A study was undertaken to determine body image satisfaction and perception among newly entrant girl students (17-22 years) of a professional institution. In the present study nearly 83.33% rated their perceived body image from good to excellent while overall 13.54% were dissatisfied with their image. Our study reports a relatively lower proportion of body image dissatisfaction among college going girl students in comparison with other selected studies done at international platform. The study methodology may differ but on review of literature, level of body image dissatisfaction ranged from 33% (China), 34.9% (Australia), 45% (Greece), 47.3% (Brazil), 50% (Taiwan), 56% (Norway), 29.8% and 56.7% (Turkey), 69% (European Union), and 73.3% (USA).[10
] Probably culture, upbringing, professional stature and ethnicity may be some predominant factors behind high body image satisfaction, as another study carried out in UK also reported that Asian women were less likely to describe themselves as too fat, were less dissatisfied with their body size, and less likely to want to lose weight in comparison with white women.[19
] The other possibility of low dissatisfaction could be that the first year students have just emerged from the protected environment of their family and may throw surprising results if study is repeated after few years when they are exposed to more competitive situations later in life. On the contrary, a study conducted amongst all resident medical female students in south India reported image dissatisfaction to the tune of 33.3%.[20
Similar results were observed from another study conducted in Karnataka, with 29.1% underweight girl students but only 3.2% being overweight while more than 65% perceived themselves to be either slim or thin.[21
] A study carried amongst nursing students (mean BMI: 20.14) in West Bengal also revealed double burden of nutritional disorder with prevalence of faulty weight perception of 38.6% and was found to be weighted towards feeling higher weight.[22
] In study conducted in Delhi, half of overweight/obese youth had low body satisfaction, while one-quarter of the non-overweight youth felt the same; among overweight/obese youth, girls were more likely than boys to perceive themselves as overweight (P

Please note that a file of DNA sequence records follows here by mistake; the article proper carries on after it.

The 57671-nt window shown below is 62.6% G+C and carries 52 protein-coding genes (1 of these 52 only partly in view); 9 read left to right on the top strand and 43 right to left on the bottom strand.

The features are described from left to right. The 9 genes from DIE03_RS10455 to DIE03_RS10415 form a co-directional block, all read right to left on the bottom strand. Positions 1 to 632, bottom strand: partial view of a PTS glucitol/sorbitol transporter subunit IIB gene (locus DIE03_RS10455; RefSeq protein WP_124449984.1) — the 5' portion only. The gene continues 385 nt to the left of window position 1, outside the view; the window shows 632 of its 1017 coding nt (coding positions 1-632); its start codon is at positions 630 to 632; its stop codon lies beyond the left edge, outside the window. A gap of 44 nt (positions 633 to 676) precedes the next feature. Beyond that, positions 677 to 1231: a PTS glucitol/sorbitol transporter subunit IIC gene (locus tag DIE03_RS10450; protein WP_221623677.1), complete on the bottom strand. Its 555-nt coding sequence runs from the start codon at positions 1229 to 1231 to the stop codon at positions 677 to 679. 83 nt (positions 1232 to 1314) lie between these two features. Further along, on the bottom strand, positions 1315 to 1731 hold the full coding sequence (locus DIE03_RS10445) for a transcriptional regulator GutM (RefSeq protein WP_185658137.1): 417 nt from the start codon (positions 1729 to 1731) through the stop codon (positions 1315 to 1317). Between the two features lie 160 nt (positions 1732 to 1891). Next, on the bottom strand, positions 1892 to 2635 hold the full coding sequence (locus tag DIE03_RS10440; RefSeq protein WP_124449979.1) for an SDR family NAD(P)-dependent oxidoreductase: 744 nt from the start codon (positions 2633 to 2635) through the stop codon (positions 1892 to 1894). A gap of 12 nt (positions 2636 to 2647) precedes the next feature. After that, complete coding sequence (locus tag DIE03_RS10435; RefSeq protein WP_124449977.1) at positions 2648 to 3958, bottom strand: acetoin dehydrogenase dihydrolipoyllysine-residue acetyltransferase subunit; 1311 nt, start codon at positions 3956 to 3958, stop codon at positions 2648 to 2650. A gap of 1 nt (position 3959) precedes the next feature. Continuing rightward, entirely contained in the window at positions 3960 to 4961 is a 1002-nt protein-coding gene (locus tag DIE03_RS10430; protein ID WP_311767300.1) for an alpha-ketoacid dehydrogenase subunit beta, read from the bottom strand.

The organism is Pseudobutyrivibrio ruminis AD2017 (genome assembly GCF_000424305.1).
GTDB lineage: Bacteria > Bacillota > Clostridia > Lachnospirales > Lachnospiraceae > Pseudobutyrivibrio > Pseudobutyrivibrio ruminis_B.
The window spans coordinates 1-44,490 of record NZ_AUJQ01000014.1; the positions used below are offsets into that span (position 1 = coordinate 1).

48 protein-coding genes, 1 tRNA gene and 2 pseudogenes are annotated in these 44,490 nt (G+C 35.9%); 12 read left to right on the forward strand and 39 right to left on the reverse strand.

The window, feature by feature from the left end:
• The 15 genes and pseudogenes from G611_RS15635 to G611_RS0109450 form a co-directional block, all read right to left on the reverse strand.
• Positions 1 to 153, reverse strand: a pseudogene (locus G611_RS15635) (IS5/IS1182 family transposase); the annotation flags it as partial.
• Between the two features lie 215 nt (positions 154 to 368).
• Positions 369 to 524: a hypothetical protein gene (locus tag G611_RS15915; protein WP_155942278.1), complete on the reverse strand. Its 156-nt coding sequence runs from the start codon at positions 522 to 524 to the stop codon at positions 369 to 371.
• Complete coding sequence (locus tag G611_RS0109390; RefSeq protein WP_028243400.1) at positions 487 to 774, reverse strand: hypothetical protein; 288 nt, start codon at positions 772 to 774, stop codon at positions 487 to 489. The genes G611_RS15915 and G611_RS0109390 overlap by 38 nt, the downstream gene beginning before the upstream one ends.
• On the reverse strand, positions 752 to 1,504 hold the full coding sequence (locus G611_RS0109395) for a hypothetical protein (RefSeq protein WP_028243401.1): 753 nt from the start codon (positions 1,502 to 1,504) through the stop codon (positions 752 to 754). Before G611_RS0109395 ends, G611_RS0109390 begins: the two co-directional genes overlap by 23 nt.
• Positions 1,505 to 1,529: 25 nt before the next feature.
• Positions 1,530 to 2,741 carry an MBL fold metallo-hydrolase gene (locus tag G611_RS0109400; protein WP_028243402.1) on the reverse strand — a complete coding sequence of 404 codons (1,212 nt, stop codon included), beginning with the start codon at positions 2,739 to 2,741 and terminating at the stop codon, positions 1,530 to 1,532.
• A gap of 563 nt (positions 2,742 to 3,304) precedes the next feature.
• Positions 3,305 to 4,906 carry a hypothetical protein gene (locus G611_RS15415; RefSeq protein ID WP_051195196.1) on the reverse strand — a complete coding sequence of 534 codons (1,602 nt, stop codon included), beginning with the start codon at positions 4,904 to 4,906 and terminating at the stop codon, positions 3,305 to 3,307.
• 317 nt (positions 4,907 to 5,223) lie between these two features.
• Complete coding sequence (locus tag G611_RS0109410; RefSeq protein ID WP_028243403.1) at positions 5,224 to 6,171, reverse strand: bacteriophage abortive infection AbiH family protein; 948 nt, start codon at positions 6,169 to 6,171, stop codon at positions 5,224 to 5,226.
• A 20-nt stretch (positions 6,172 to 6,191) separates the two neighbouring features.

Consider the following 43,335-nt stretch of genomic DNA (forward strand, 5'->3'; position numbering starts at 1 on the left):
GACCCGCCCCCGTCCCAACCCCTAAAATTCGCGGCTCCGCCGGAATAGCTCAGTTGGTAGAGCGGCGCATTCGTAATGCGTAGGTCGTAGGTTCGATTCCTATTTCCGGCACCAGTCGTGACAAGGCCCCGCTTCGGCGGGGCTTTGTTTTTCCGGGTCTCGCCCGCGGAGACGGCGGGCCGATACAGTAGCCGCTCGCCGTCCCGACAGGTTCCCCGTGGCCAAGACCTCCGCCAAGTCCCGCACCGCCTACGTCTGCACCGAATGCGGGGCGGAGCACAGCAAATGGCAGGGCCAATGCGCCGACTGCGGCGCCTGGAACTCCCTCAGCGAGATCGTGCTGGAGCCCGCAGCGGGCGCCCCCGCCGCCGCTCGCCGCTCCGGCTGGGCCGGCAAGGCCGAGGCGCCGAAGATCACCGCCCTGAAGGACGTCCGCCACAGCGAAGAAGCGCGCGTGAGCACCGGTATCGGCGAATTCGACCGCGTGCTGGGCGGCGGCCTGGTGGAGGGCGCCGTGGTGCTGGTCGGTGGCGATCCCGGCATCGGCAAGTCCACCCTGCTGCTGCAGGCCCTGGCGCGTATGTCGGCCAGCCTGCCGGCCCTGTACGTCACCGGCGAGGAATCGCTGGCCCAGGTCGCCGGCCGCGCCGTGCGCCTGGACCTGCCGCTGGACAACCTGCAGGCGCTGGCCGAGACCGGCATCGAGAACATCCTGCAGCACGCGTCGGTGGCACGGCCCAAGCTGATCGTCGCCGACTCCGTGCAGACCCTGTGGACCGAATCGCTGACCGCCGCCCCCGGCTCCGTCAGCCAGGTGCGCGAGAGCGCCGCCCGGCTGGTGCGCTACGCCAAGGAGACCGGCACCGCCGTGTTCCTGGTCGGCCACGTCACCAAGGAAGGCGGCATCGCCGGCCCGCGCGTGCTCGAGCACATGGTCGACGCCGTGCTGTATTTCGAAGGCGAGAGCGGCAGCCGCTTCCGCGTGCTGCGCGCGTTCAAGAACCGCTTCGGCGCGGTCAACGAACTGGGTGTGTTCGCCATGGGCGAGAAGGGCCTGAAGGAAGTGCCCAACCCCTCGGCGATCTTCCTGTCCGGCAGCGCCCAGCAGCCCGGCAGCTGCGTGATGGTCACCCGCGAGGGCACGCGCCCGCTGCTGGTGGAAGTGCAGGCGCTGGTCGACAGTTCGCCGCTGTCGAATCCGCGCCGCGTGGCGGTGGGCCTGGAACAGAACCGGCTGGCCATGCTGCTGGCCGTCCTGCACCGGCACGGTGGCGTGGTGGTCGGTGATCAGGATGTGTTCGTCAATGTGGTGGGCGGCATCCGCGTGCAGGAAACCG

=0.047) and to have low body satisfaction (P
] In Lucknow, 73.4% adolescent girls were satisfied with their body image, while 26.6% were dissatisfied.[24
In the present study (mean BMI: 20.13), nearly 15.62% perceived themselves to be overweight/obese while actually 11.54% could be grouped into this category (BMI >23 kg/m2). Similarly, 8.33% perceived themselves to be underweight/lean but infact 29.16% were found to be so (BMI <18.5 kg//m2). Students with low weight (BMI <18.5 kg/m2) had a significantly higher (85.71%) prevalence of body image satisfaction while overweight students (BMI ≤23 kg/m2) had a significantly higher (54.54%) prevalence of dissatisfaction (P<0.001). Body image satisfaction had significant relationship with BMI and waist–hip ratio in the present and was similar to as reported in other studies. Further, higher proportion of dissatisfaction was found amongst subjects with higher level of mother's education probably due to increased aspiration and expectations in life.
The burden of under-nutrition including anemia is widespread amongst Indians especially the vulnerable groups. According to community based National Family Health Survey (NFHS-3 survey, nearly 36% of women are undernourished (BMI <18.5) while the percentage of married women age 15-49 who are overweight or obese, increased from 11% in NFHS-2 (1998-99) to 15% in NFHS-3 (2005-06) and almost half of the girls in age 15-19 were undernourished. District Level Household Survey (DLHS) and Indian Council of Medical Research surveys have repeatedly shown that over 70% of pre-school children, adolescent girls and pregnant mothers are anemic.[25
] Akin to this observation, our study also reflected similar situation with 75% of girls being anemic who need adequate and priority management. Authors acknowledges some of the limitations of our study such as small sample size; possibility of under-reporting; non-use of scales like visual analog, figure rating or contour drawing comparison scale etc. Similar studies may be undertaken at other centers in India to determine frequency/variations/trends overtime with inclusion of male member of society also.
To conclude, high body image satisfaction is reported in this study and found to be significantly related to anthropometric measurements. On an encouraging note, this level needs to be preserved for overall mental and healthy development of students. Proactive preventive measures could be initiated in institutions on personality development, acceptance of self and individual differences while maintaining optimum weight and active life style.